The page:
But the report from actuaries at the Centers for Medicare and Medicaid Services stipulated that the weak economy over the 2009-2012 time period is the most likely reason for the slowdown in the growth of health spending, not President Obama's health care law.
In 2012, the U.S. spent $2.8 trillion on health care, or $8,915 per person, according to the report, which was published in the January edition of Health Affairs. Of that spending, 56 percent came from private sources and 44 percent came from government at all levels.
Health care spending has been decelerating since 2003, when it peaked at a 9.7 percent growth rate. It grew between 3.6 percent and 3.8 percent annually since 2009.
Government health programs -- primarily Medicare and Medicaid -- are considered the biggest drivers of the nation's long-term debt. Therefore, if there were a more fundamental slowdown underway, it could greatly improve the nation's long-term fiscal outlook. That was part of the argument that Obama used to sell the nation on his health care law.
Some supporters of Obama’s March 2010 national health care law have argued that it deserves at least some of the credit for the slowdown in medical inflation.
But CMS actuaries wrote that the law “had a minimal impact on overall national health spending growth through 2012.”
Instead, the actuaries wrote, the slowdown in medical inflation, “primarily reflects the lagged impacts of the recent severe economic recession.”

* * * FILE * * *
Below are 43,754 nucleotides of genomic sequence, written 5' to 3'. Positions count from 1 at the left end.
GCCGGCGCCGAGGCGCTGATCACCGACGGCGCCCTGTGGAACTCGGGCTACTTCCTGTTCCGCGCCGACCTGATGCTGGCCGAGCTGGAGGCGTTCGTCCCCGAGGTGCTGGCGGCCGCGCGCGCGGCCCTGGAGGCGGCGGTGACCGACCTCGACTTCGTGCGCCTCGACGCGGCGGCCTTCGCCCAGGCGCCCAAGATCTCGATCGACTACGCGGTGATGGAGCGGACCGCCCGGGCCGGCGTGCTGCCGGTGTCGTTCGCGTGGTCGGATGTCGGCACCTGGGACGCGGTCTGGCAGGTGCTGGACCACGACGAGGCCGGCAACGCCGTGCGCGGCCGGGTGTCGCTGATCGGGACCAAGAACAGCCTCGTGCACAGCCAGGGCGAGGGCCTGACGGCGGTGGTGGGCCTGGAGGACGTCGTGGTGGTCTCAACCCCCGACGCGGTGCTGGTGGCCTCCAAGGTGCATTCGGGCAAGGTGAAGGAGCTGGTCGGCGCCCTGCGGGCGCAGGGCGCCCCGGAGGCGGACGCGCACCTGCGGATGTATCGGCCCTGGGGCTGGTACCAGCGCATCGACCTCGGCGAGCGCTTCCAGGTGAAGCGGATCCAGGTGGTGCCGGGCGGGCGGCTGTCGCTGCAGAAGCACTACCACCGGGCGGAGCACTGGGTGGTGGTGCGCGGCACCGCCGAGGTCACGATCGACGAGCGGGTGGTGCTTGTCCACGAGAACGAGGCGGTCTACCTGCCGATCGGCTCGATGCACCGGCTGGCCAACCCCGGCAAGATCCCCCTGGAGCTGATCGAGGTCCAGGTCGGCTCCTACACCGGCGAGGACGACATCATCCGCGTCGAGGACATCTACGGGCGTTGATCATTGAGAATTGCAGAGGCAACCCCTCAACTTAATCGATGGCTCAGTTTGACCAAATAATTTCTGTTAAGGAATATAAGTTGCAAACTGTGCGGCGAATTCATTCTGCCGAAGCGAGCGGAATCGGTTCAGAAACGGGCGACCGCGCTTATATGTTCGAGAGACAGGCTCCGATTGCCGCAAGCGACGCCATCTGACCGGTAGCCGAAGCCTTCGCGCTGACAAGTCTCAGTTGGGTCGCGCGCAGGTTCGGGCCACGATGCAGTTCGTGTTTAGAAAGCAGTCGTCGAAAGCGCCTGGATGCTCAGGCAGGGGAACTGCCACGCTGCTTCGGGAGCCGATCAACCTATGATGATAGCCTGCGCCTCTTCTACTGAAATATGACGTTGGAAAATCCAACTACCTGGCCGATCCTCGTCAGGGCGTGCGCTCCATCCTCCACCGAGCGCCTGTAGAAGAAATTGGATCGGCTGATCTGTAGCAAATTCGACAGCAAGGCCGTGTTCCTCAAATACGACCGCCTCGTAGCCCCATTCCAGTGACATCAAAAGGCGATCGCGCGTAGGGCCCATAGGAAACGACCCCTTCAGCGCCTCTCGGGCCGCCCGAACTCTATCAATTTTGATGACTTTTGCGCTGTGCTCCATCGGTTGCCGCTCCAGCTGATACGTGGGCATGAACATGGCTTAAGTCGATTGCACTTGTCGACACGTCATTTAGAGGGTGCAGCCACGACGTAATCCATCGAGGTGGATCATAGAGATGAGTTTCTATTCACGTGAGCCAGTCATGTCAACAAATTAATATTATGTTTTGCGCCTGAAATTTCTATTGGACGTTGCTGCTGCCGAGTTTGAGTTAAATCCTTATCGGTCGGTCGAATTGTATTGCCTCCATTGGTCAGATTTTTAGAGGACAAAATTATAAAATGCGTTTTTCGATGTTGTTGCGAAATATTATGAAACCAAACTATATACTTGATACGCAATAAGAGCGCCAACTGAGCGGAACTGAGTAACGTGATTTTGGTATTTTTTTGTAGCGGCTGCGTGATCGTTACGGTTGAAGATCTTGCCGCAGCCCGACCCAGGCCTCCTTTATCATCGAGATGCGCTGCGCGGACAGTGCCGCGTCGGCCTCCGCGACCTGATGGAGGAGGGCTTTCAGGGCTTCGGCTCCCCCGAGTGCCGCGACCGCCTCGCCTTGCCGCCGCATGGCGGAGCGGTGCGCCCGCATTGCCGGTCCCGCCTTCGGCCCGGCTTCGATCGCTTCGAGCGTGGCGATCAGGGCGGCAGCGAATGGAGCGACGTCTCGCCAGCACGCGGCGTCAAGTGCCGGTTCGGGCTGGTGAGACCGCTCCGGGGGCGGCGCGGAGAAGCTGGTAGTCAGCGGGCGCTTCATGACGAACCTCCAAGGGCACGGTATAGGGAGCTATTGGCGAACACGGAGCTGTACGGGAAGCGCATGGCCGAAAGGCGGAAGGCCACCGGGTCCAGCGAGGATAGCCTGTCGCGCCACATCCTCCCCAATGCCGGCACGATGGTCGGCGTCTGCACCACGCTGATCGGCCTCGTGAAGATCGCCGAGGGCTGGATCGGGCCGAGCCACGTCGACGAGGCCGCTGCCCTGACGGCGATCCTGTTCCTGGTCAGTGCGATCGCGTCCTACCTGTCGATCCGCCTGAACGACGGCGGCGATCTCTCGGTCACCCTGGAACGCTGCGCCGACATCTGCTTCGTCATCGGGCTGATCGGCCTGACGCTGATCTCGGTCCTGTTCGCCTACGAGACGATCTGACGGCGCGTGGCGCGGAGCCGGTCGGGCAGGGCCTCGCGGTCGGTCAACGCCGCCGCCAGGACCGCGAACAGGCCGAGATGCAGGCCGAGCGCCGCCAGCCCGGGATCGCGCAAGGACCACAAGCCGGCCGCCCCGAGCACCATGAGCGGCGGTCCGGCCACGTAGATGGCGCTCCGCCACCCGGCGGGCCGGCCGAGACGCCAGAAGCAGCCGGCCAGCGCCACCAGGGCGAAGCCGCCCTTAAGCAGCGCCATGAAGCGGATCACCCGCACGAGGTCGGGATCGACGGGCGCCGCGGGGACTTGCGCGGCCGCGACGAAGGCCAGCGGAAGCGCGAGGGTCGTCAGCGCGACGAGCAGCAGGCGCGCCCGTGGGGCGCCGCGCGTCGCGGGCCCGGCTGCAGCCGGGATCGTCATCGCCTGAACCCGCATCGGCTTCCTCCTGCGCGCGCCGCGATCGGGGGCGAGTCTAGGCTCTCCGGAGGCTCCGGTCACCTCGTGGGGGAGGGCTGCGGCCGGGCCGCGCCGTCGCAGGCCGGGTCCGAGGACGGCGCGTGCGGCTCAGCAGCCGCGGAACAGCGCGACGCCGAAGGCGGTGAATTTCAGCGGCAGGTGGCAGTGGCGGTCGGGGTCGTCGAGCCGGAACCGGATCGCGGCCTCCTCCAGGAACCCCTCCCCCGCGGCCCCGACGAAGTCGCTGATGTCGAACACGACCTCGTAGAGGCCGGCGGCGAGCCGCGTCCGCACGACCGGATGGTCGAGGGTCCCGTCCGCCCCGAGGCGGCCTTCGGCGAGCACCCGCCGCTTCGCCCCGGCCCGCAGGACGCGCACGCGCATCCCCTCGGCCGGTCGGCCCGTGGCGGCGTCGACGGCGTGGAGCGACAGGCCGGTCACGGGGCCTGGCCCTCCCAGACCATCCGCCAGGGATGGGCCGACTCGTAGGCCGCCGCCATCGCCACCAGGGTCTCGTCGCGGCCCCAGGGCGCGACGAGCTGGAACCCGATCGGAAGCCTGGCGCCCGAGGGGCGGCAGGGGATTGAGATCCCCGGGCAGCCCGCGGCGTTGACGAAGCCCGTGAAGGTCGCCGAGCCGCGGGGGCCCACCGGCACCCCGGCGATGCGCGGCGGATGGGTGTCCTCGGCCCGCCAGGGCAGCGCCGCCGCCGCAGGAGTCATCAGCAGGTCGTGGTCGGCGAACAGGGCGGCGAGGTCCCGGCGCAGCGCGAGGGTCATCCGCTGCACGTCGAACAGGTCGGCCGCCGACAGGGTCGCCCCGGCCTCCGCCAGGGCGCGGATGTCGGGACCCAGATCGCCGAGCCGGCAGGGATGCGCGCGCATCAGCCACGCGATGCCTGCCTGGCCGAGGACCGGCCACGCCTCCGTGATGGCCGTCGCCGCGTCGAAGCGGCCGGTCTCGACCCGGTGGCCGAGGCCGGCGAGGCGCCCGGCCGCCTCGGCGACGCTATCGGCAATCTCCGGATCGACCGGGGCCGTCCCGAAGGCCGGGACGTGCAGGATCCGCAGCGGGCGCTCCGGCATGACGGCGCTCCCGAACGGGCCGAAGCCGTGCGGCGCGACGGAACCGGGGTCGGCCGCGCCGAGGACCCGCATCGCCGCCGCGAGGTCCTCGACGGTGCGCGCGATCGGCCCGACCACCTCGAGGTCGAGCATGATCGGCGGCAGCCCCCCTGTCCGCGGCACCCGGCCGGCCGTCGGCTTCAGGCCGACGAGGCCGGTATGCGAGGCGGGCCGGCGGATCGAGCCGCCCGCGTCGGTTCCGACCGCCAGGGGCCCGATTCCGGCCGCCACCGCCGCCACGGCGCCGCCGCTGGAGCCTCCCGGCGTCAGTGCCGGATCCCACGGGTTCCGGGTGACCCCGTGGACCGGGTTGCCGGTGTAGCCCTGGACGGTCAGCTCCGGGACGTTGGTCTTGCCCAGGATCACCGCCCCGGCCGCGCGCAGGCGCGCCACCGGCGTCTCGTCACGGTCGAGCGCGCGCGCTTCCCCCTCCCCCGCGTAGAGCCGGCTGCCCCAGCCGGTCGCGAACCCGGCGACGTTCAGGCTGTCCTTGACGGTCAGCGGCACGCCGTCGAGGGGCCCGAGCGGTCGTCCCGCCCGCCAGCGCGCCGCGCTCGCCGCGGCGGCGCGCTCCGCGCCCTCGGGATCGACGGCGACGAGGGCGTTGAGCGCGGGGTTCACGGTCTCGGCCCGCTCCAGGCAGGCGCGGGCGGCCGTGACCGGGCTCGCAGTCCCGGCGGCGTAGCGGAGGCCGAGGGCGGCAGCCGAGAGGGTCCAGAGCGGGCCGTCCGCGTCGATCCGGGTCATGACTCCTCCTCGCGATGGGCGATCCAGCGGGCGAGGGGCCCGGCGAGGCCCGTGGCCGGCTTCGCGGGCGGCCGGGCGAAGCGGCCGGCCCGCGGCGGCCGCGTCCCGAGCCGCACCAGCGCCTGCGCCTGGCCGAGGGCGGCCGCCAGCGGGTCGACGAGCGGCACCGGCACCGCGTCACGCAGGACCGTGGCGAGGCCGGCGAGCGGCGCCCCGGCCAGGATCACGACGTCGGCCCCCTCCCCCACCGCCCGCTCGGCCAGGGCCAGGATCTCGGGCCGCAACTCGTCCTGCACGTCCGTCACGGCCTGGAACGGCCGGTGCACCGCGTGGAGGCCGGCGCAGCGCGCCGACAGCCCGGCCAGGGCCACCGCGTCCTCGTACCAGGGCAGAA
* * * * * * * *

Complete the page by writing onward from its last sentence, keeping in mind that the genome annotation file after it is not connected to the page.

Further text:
In addition, 2012 was a year in which generic versions of a number of brand blockbuster drugs (such as cholesterol drug Lipitor) became available, so spending on prescription drugs increased just 0.4 percent.
At the conclusion of the study, the actuaries wrote that “health spending as a share of GDP often stabilizes approximately two to three years after the end of a recession and then increases when the economy significantly improves.”
The actuaries said that they would have to see more historical evidence to conclude that “a more fundamental change is occurring within the health care sector."
In 2012, health spending as a share of the economy fell slightly to 17.2 percent, from 17.1 percent in 2011.
In a report issued last September, CMS projected that in 2014, health care spending would spike by 6.1 percent as more people gained insurance through the health care law. By 2022, actuaries projected that spending would be 19.9 percent of GDP, or $621 billion higher than it would have been had the health care law never passed.